What Are the Five Different Types of Yoga?
If you’re new to yoga, you might feel overwhelmed by all of the different yoga practices out there. At BalanceFrom, we are yoga enthusiasts, and are passionate about building an inclusive and welcoming space for all those interested in learning about yoga. That’s why we made our extra-comfortable high density yoga mat. With nearly twelve square feet of super-supportive foam, our mat is perfect for all bodies. In this article, we’ll break down the ten different types of yoga, and help you find a practice just for you.
In actuality, there are hundreds of different yoga styles, each one ranging in physical difficulty, level of meditation, spirituality, and of course, poses. However, for the purposes of this article, we’re focusing on the five most commonly practiced types of yoga in the U.S. To find your practice, we recommend trying a few different lines to figure out which one you like best.
1. Vinyasa Yoga
Vinyasa roughly translates to ‘to place in a special way.’ If you’ve ever practiced vinyasa yoga, you’ll know that this refers to the exciting poses you maneuver your body into. Highly regarded as the most physically taxing yoga, Vinyasa is the ideal form to practice if you want to get strong and tone your muscles. Today, vinyasa yoga often incorporates elements of pilates, such as core work and localized muscle pulses. To perform its complex poses, vinyasa yoga often requires blocks. We’ve built our BalanceFrom yoga blocks to give you all the stability you need while practicing Vinyasa yoga.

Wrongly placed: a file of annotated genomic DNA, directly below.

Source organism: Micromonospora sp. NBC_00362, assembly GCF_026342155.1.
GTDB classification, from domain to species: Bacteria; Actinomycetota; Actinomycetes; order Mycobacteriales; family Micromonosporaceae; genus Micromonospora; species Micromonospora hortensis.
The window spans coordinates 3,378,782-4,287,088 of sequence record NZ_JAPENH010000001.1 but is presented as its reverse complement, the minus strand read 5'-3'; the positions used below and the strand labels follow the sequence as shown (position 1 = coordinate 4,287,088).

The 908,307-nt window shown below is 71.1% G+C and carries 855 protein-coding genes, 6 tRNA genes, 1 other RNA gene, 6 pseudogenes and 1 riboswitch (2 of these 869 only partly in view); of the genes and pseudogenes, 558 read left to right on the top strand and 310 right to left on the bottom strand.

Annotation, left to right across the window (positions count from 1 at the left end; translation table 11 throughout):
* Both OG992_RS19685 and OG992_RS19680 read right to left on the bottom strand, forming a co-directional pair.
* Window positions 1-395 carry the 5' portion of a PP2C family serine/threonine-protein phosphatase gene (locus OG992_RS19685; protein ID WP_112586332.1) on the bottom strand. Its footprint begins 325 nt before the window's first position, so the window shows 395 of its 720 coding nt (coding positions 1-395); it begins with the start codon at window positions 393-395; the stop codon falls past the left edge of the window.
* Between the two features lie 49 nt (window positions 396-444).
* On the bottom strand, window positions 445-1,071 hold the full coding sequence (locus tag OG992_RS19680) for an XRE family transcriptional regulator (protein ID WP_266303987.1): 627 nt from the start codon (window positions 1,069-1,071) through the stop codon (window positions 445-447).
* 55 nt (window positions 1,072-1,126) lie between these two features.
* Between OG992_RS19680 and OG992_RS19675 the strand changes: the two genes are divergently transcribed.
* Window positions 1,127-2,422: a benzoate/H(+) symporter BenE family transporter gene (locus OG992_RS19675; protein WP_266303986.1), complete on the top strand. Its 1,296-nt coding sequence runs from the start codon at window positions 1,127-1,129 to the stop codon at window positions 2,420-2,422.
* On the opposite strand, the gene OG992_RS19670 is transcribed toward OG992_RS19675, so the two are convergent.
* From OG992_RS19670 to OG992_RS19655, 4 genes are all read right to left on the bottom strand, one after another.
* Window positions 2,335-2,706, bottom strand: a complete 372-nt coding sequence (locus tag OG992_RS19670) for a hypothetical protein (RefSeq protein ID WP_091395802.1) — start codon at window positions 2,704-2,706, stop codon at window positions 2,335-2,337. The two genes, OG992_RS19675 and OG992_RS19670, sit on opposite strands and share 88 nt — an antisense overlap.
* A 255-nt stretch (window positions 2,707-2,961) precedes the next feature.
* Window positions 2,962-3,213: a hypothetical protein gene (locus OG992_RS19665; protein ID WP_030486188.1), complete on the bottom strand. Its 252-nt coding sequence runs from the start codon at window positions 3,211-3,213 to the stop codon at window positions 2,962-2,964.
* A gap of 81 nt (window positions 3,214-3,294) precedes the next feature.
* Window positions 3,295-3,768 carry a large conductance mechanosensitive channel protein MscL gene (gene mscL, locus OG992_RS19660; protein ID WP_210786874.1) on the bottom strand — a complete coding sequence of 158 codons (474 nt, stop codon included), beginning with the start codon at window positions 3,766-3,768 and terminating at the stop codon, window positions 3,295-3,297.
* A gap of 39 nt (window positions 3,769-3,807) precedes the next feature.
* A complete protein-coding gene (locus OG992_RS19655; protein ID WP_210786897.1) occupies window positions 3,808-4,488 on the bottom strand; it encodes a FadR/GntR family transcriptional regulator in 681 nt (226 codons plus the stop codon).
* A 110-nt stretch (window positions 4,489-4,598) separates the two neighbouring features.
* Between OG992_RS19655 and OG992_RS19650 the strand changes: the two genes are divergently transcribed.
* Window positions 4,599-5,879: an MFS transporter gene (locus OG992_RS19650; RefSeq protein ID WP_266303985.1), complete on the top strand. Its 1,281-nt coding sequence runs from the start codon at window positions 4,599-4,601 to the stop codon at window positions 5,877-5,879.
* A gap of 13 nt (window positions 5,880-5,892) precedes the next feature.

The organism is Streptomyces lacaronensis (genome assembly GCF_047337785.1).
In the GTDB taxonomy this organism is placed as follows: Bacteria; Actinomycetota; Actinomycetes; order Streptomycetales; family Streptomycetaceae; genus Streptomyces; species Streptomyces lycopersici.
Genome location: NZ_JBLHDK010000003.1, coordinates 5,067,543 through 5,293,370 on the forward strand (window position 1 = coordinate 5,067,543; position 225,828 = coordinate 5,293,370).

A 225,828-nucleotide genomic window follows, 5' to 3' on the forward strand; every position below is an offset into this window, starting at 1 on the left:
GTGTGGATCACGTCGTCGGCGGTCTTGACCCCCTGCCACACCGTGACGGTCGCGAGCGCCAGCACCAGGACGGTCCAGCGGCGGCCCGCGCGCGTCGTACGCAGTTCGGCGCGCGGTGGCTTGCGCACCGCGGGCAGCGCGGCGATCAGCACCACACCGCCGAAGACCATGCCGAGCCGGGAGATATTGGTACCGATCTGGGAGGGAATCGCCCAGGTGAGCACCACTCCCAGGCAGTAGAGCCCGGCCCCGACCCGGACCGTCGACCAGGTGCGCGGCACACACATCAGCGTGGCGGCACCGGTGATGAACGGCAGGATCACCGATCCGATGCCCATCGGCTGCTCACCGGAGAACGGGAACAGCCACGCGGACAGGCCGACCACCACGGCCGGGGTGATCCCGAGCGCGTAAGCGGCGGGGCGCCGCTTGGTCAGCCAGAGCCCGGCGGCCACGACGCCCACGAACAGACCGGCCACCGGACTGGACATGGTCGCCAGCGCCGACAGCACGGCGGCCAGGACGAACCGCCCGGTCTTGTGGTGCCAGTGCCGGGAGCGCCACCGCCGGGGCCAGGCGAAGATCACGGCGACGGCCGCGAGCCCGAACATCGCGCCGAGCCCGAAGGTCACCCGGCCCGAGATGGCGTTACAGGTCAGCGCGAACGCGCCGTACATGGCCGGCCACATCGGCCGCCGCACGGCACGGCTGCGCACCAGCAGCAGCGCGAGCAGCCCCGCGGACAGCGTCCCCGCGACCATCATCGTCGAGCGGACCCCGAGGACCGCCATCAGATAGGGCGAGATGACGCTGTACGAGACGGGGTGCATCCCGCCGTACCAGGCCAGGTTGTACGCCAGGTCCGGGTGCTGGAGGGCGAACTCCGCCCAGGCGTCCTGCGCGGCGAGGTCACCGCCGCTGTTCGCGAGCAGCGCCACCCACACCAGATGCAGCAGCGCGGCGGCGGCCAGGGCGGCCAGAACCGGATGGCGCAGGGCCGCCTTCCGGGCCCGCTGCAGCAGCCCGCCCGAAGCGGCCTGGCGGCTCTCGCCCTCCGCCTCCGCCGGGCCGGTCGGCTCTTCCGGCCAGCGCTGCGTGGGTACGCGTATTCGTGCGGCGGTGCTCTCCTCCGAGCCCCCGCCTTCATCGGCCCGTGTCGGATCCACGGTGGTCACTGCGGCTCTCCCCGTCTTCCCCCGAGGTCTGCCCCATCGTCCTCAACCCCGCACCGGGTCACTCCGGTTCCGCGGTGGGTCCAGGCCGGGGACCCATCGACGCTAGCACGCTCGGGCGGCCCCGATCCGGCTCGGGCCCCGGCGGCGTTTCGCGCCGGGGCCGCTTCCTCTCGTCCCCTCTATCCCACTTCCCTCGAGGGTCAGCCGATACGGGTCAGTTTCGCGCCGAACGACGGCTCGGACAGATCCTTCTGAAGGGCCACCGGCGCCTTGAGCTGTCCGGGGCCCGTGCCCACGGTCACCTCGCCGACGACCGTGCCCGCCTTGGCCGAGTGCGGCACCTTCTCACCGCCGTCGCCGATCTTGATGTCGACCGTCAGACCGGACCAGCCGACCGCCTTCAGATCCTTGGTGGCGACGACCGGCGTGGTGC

2. Hatha Yoga
In the US, Hatha yoga is a bit of a catch-all yoga category, and refers to every practice other than vinyasa yoga. Typically, hatha yoga is a little less rigorous than vinyasa, but still quite demanding. You can expect a slower flow with a strong focus on breathwork. If you’re new to yoga, hatha yoga is a great place to start as it teaches you the fundamentals you need to be able to master other yoga forms.
3. Kundalini Yoga
Kundalini yoga unites the spiritual and physical parts of yoga. The aim of kundalini yoga is to release your kundalini energy. Legend has it that the kundalini resides in the lower spine, and takes the form of a coiled snake. To achieve a kundalini awakening, people practice kundalini yoga which focuses on releasing your inner energy.
4. Bikram/Hot Yoga
Bikram yoga has a dark past. The practice was founded in the 70’s by Bikram Choudhury, and quickly gained a cult-like following. Choudhury established his own studio, and by the early 2000’s, he had opened up over 1,600 locations across 40 different countries. The practice thrown into scandal when it was discovered that Choudhury had been guilty of sexual assaulting his followers. He eventually fled to Mexico in 2017 and is now living in exile.
In an effort to rebrand the practice and distance itself from the misconduct of its founder, Bikram yoga is now referred to has hot yoga. This practice is unique from other forms in that it is practiced in a sauna setting. Studios are often up to 105 degrees in temperature, with humidity hovering right around 40%. Hot yoga is an extremely physical yoga practice, as the intense environment makes even the most basic movements difficult. Not for the faint of heart, hot yoga is recommended for advanced practitioners only.
5. Restorative Yoga
The aim of restorative yoga is to relax your mind. By far the most meditative of all the practices, restorative yoga is a mental cleanse. Practitioners often report entering into a trance-like state of relaxation. Restorative yoga is a great practice to try if you are looking to enjoy the mental benefits of yoga more than the physical ones.